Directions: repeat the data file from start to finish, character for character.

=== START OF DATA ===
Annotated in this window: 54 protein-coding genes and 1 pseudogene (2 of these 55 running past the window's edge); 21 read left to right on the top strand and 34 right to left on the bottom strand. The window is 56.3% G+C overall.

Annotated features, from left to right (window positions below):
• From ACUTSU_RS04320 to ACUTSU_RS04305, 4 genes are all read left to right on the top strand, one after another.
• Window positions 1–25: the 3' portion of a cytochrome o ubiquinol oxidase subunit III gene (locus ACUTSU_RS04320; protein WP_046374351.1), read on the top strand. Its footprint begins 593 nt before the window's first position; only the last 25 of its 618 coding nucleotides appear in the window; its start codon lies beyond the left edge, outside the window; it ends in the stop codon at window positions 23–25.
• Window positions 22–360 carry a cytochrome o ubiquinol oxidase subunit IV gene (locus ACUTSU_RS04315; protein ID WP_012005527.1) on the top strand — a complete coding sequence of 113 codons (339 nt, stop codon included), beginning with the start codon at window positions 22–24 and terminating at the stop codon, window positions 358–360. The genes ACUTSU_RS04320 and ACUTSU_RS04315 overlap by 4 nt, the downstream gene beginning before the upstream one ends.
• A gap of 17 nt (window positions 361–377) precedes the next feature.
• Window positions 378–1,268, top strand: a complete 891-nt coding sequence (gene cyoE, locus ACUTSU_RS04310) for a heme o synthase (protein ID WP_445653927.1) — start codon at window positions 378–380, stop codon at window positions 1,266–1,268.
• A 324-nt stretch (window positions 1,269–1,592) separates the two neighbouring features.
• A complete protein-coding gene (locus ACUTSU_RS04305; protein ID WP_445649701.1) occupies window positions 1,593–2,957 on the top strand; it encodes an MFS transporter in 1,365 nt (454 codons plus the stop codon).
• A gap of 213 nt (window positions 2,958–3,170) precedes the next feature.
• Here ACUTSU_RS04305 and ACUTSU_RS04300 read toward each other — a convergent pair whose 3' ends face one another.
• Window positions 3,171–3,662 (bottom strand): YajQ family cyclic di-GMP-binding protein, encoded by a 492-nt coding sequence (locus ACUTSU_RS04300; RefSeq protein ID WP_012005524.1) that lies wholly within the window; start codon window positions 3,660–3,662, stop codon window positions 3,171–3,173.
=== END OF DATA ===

Annotated in this window: 54 protein-coding genes and 1 pseudogene (2 of these 55 running past the window's edge); 21 read left to right on the top strand and 34 right to left on the bottom strand. The window is 56.3% G+C overall.

Annotated features, from left to right (window positions below):
• From ACUTSU_RS04320 to ACUTSU_RS04305, 4 genes are all read left to right on the top strand, one after another.
• Window positions 1–25: the 3' portion of a cytochrome o ubiquinol oxidase subunit III gene (locus ACUTSU_RS04320; protein WP_046374351.1), read on the top strand. Its footprint begins 593 nt before the window's first position; only the last 25 of its 618 coding nucleotides appear in the window; its start codon lies beyond the left edge, outside the window; it ends in the stop codon at window positions 23–25.
• Window positions 22–360 carry a cytochrome o ubiquinol oxidase subunit IV gene (locus ACUTSU_RS04315; protein ID WP_012005527.1) on the top strand — a complete coding sequence of 113 codons (339 nt, stop codon included), beginning with the start codon at window positions 22–24 and terminating at the stop codon, window positions 358–360. The genes ACUTSU_RS04320 and ACUTSU_RS04315 overlap by 4 nt, the downstream gene beginning before the upstream one ends.
• A gap of 17 nt (window positions 361–377) precedes the next feature.
• Window positions 378–1,268, top strand: a complete 891-nt coding sequence (gene cyoE, locus ACUTSU_RS04310) for a heme o synthase (protein ID WP_445653927.1) — start codon at window positions 378–380, stop codon at window positions 1,266–1,268.
• A 324-nt stretch (window positions 1,269–1,592) separates the two neighbouring features.
• A complete protein-coding gene (locus ACUTSU_RS04305; protein ID WP_445649701.1) occupies window positions 1,593–2,957 on the top strand; it encodes an MFS transporter in 1,365 nt (454 codons plus the stop codon).
• A gap of 213 nt (window positions 2,958–3,170) precedes the next feature.
• Here ACUTSU_RS04305 and ACUTSU_RS04300 read toward each other — a convergent pair whose 3' ends face one another.
• Window positions 3,171–3,662 (bottom strand): YajQ family cyclic di-GMP-binding protein, encoded by a 492-nt coding sequence (locus ACUTSU_RS04300; RefSeq protein ID WP_012005524.1) that lies wholly within the window; start codon window positions 3,660–3,662, stop codon window positions 3,171–3,173.